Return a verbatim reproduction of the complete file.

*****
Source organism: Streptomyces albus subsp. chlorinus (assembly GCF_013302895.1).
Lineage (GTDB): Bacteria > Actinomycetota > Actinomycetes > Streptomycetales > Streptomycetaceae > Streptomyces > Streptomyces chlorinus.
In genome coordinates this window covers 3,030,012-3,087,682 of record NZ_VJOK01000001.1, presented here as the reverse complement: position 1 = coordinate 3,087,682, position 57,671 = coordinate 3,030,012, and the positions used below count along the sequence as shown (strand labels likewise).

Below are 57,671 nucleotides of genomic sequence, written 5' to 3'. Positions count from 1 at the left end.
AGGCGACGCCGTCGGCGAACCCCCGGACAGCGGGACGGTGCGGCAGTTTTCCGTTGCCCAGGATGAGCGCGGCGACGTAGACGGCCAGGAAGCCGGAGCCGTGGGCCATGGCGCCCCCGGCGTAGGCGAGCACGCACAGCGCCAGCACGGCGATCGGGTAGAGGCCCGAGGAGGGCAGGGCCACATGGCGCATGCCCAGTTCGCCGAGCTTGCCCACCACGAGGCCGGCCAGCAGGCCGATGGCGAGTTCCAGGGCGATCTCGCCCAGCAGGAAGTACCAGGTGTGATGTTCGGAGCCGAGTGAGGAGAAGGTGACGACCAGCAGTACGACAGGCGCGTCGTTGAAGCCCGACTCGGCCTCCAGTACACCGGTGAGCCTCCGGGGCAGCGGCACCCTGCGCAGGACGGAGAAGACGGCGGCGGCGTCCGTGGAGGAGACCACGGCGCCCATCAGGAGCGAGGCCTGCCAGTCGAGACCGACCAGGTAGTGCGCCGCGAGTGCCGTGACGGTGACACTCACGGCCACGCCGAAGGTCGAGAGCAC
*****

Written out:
Source organism: Streptomyces albus subsp. chlorinus (assembly GCF_013302895.1).
Lineage (GTDB): Bacteria > Actinomycetota > Actinomycetes > Streptomycetales > Streptomycetaceae > Streptomyces > Streptomyces chlorinus.
In genome coordinates this window covers 3,030,012-3,087,682 of record NZ_VJOK01000001.1, presented here as the reverse complement: position 1 = coordinate 3,087,682, position 57,671 = coordinate 3,030,012, and the positions used below count along the sequence as shown (strand labels likewise).

Below are 57,671 nucleotides of genomic sequence, written 5' to 3'. Positions count from 1 at the left end.
AGGCGACGCCGTCGGCGAACCCCCGGACAGCGGGACGGTGCGGCAGTTTTCCGTTGCCCAGGATGAGCGCGGCGACGTAGACGGCCAGGAAGCCGGAGCCGTGGGCCATGGCGCCCCCGGCGTAGGCGAGCACGCACAGCGCCAGCACGGCGATCGGGTAGAGGCCCGAGGAGGGCAGGGCCACATGGCGCATGCCCAGTTCGCCGAGCTTGCCCACCACGAGGCCGGCCAGCAGGCCGATGGCGAGTTCCAGGGCGATCTCGCCCAGCAGGAAGTACCAGGTGTGATGTTCGGAGCCGAGTGAGGAGAAGGTGACGACCAGCAGTACGACAGGCGCGTCGTTGAAGCCCGACTCGGCCTCCAGTACACCGGTGAGCCTCCGGGGCAGCGGCACCCTGCGCAGGACGGAGAAGACGGCGGCGGCGTCCGTGGAGGAGACCACGGCGCCCATCAGGAGCGAGGCCTGCCAGTCGAGACCGACCAGGTAGTGCGCCGCGAGTGCCGTGACGGTGACACTCACGGCCACGCCGAAGGTCGAGAGCAC